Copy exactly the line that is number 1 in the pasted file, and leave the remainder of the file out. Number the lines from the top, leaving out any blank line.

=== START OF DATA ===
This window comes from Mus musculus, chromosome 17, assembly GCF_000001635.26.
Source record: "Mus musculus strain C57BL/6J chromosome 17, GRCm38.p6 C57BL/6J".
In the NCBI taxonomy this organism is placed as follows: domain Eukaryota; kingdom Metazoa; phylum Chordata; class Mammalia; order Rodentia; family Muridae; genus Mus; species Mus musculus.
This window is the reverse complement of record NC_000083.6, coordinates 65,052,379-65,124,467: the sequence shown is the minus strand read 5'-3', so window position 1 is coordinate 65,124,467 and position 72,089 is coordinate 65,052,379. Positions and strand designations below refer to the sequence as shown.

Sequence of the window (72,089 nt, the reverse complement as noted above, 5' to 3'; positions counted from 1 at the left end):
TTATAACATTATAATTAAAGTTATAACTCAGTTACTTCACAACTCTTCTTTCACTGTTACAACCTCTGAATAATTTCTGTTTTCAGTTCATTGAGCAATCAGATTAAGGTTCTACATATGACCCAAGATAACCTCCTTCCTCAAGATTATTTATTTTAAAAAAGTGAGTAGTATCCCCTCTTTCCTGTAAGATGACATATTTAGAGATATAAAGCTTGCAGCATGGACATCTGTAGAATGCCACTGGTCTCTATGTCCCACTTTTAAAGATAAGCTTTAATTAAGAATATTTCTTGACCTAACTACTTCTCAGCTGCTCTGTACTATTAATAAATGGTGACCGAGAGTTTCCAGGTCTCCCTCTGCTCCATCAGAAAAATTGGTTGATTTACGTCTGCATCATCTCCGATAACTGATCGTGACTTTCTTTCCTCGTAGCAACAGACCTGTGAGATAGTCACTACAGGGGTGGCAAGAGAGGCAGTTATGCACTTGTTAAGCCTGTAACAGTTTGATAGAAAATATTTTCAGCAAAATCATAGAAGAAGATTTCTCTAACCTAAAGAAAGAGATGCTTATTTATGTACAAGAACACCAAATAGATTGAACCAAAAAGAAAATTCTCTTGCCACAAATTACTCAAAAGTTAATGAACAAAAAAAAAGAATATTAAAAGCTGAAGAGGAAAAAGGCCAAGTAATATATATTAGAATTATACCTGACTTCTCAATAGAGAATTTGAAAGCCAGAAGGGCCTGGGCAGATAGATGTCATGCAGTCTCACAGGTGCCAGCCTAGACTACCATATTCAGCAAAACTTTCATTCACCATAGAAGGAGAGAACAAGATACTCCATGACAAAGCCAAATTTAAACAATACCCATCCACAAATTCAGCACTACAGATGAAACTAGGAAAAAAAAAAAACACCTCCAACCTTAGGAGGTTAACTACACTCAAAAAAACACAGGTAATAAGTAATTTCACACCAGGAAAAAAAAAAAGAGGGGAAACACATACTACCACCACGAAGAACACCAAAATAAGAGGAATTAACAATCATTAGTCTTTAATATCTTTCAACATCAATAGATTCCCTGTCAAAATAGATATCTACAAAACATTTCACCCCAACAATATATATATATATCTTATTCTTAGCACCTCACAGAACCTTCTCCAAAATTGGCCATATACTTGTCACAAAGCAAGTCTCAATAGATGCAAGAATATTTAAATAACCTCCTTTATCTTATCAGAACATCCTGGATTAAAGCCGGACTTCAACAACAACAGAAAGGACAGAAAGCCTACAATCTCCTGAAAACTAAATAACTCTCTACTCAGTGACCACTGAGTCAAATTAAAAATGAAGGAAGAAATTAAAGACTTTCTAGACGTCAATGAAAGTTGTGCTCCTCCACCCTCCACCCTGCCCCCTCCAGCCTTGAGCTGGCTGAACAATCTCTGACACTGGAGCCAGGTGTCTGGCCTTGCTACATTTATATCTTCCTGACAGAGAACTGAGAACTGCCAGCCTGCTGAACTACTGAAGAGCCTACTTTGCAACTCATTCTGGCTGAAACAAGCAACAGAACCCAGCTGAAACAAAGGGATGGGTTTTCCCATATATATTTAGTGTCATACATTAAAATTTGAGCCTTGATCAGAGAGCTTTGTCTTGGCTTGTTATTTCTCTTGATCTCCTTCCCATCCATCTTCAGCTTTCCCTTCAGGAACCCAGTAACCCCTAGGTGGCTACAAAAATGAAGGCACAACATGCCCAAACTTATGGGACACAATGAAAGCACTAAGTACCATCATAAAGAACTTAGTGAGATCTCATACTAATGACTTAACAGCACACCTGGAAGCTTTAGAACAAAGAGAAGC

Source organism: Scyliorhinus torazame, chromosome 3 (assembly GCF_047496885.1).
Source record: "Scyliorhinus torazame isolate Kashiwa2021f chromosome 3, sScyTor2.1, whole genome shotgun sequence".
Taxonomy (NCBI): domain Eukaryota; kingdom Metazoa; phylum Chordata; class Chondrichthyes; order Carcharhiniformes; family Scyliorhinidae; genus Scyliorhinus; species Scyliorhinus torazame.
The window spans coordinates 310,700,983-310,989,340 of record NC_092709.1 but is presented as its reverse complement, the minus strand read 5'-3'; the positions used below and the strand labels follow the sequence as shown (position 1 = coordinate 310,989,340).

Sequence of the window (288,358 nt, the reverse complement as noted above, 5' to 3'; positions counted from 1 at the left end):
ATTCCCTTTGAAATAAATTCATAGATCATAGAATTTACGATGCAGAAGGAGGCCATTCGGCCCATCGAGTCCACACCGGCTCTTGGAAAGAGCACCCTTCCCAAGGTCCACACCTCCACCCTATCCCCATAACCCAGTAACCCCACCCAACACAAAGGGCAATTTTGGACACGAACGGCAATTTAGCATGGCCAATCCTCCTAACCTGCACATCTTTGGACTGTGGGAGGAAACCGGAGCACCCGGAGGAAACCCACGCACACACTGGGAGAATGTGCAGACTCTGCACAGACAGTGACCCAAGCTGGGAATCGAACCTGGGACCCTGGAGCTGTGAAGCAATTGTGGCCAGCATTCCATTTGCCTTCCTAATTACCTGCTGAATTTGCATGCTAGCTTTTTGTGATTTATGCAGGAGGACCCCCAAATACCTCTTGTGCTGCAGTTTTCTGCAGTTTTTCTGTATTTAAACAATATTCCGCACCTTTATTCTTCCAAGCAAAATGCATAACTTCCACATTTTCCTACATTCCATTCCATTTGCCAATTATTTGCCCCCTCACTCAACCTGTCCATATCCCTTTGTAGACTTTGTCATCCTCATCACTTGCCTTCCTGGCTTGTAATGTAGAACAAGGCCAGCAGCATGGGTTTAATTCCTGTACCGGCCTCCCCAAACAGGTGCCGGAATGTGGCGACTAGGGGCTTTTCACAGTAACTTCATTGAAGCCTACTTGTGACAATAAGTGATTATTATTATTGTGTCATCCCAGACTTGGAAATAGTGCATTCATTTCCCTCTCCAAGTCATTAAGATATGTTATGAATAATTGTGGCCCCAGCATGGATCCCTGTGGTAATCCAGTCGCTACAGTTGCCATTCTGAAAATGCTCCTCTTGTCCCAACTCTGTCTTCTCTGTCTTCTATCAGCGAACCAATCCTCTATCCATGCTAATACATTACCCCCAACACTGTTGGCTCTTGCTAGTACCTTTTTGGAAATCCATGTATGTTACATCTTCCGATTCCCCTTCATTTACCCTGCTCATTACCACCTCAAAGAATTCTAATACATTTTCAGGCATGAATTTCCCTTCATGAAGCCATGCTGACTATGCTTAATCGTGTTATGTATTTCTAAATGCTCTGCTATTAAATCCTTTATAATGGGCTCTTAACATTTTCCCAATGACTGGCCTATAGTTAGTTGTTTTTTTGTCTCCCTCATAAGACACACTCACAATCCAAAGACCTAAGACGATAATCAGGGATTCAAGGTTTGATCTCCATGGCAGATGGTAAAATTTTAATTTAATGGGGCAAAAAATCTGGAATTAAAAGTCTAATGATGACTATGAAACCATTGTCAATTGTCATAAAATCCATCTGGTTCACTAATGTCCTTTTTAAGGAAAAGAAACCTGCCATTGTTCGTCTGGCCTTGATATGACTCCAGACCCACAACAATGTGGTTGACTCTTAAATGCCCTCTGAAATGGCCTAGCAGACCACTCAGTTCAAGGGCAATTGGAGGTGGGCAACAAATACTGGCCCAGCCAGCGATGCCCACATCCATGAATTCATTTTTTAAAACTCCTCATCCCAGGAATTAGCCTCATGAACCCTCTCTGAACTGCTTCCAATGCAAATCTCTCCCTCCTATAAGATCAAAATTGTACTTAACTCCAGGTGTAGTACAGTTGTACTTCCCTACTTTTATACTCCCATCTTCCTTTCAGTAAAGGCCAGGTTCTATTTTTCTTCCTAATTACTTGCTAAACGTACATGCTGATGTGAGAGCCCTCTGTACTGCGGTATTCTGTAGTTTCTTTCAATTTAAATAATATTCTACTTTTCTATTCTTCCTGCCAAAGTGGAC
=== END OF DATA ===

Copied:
This window comes from Mus musculus, chromosome 17, assembly GCF_000001635.26.